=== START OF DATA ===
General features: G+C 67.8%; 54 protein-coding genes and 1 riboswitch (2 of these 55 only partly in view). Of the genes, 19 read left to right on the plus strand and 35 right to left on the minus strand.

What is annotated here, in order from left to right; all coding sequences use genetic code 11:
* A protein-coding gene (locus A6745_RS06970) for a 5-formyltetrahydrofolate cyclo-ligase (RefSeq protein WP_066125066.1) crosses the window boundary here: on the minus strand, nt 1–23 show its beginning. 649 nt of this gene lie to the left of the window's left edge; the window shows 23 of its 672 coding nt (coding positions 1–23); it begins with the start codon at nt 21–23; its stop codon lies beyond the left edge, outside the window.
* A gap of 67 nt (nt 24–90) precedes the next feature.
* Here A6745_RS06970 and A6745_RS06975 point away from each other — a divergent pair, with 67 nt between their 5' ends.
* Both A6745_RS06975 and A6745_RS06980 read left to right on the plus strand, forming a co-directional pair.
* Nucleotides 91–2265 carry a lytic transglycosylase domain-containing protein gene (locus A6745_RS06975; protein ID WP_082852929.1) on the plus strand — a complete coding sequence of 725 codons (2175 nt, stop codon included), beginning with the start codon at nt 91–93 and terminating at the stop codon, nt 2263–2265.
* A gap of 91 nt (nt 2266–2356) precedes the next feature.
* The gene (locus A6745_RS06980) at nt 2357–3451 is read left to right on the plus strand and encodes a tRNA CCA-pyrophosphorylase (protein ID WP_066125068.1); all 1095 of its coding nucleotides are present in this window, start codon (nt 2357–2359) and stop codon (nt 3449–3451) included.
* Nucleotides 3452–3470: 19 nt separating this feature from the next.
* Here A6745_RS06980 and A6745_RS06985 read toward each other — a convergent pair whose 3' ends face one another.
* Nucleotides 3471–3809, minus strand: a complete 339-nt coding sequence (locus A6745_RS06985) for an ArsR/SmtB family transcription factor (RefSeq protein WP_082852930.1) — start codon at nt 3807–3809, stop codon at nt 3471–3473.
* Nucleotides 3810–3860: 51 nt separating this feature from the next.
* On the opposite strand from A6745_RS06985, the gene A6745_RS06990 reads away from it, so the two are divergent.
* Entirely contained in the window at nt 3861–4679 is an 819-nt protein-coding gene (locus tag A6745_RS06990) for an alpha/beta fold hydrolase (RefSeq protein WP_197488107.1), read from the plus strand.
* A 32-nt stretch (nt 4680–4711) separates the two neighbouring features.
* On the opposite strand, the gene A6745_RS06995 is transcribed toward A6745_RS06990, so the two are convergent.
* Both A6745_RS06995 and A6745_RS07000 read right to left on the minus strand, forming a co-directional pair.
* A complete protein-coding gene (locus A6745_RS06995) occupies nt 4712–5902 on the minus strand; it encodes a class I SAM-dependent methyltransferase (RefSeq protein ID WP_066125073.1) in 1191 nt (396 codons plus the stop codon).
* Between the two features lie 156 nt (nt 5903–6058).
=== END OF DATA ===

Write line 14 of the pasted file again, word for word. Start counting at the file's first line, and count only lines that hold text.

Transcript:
* On the opposite strand from A6745_RS06985, the gene A6745_RS06990 reads away from it, so the two are divergent.